Red Army, fellow Washington puckheads, late January again finds the Washington Capitals in an enviable competitive position: in first place — by a Grand Canyon chasm — in the Southeast division, but also first overall in the Eastern conference. And of late, establishing some separation from the rest of the East. The Capitals’ brand of hockey — turbo up-tempo, high scoring, fan-electrifying — is the envy of the NHL, a sports marketer’s dream, and not so insignificantly, the lone source of pride for DC sports’ fans today.
Young core players continue to mature into global-elite talents. Additional promising talent, joined by a smattering of savvy free agent and trade acquisitions, fills out a formidable skating roster. There is additionally a surplus of prime talent in net. My friends in the Red Army, I am here this morning to report to you that the state of the Capitals’ Union is Stanley Cup contender-favorite strong!
A lead storyline in this Capitals’ season is the change in the team’s leadership. In December, Chris Clark was dealt to Columbus, his captaincy awarded to Alexander Ovechkin. Since his drafting in 2004, Ovechkin has been the face of hockey in Washington, and it’s a profile that has catapulted hockey’s standing to the fore of Washington’s sports scene. As such, his captaincy was an inevitability, but it also represents an earned leadership, hardly hastily bestowed, and one certain to endure the next decade-plus — a leadership stability the Caps haven’t known since Dale Hunter departed.
A year ago, fellow soldiers, the Capitals enjoyed their finest regular season in team history, earning a team-record 108 points en route to a 50-24-8 record. And yet there was an uneven quality to the team’s performance. They started out white hot on home ice over the first 20 or so home dates then tailed off dramatically. Additionally, the Caps were fairly labeled a team which rose impressively to meet the challenges of the NHL’s elite but ‘played down’ to the levels of inferior competition. This season, the Capitals have been more consistently excellent against all comers.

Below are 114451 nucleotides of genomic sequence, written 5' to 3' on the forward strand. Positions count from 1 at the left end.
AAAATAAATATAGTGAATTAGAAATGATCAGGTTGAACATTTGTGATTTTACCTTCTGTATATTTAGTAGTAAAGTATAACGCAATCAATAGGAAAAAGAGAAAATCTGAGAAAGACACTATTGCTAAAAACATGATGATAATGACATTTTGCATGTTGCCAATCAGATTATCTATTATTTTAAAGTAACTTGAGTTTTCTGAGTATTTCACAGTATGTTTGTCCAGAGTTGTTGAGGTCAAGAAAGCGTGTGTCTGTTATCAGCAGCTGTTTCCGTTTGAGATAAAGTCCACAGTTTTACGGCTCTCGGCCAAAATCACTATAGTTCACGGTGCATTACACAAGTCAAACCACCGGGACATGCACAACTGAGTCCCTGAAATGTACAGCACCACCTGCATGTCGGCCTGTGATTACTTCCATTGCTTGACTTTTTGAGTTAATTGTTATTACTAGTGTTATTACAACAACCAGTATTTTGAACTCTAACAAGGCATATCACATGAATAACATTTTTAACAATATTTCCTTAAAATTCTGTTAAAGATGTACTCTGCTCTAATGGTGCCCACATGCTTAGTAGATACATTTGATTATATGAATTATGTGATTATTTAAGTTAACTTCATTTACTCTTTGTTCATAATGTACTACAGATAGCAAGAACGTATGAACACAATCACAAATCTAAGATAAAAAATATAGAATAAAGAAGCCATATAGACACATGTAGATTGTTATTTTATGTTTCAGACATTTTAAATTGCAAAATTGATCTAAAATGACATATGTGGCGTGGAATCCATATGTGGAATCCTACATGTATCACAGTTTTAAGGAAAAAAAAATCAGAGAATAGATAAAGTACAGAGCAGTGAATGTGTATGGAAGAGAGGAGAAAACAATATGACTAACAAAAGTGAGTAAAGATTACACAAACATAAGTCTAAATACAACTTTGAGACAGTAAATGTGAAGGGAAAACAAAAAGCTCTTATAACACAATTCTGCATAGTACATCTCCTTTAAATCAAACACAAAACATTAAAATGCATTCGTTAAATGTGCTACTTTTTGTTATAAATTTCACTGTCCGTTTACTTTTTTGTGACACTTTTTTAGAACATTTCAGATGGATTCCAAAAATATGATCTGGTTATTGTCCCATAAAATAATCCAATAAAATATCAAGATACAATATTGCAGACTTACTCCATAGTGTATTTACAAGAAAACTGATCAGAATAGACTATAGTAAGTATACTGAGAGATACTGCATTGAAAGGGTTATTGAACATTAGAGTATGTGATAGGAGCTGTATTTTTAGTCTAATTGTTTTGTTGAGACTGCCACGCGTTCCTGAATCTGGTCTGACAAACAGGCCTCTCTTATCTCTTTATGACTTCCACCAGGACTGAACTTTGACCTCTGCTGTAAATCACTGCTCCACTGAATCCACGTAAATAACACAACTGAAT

Some nights they overpower their opponents with their firepower; other nights they triumph in a tactical attack in close-checking affairs; still other nights they win with great goaltending. The constant in the equation is Bruce Boudreau. He is unlikely to win again soon a Jack Adams trophy as the league’s best bench boss, given the volume of skill he coaches, but his team’s stylistic adaptability from night to night speaks volumes for his benchwork.
When 2008-09 ended abruptly, and torturously, in game 7 against Pittsburgh, conventional wisdom posited that the Capitals needed to explore summer free agency relatively aggressively to shore up weak areas exposed by the Penguins. Instead, management ventured modestly but in very well targeted fashion in the shopping season, securing the services of Mike Knuble and Brendan Morrison to replace Sergei Fedorov and Viktor Kozlov. Management left the team’s blueline intact, unaltered — and glutted with NHL-caliber talent.
Sometimes the best moves a GM makes are those he doesn’t.
By resisting the impulse to mortgage the Capitals’ future in a play for Chris Pronger last spring George McPhee today presides over a Cup-contending roster that appears of a contending-caliber far into the future.
Our warriors of winning this season are likely to lead the league in goals scored for the first time in franchise history. Their prolific offense is balanced superbly among three and at times even four lines, but Nicklas Backstrom deserves specific mention for the sniper’s shot he’s added to his world-class playmaking arsenal. The only downside to Backstrom’s season thus far is that he needs a new deal, and it’s going to cost the Caps a ton to get him inked.
Another lead storyline in 2009-10 has been the emergence of an Unheralded Trio: Tomas Fleischmann, Jeff Schultz, and Eric Fehr. If you want to pinpoint a reason why this year’s Capitals’ team looks formidable in the East as the season’s second half marches toward the postseason, the performances of these three players are a consistent catalyst.
When in last season’s preseason Bruce Boudreau spoke of Flash being a 30-goal scorer in the big league, few in media paid him much attention. Today, his are the hands of a 30-goal guy, and he’s now using them to great effect in the middle of the ice, helping forge a lethal follow-on line to Ovechkin-Backstrom-Knuble. Flash is nearly a point-per-game performer (17 goals, 19 assists in 41 games), and he will deservedly represent the Czech Republic in the 2010 Winter Olympic Games. His starring performance is all the more remarkable when you consider that he missed the entirety of training camp, and the season’s opening weeks, with a frightening blood clot.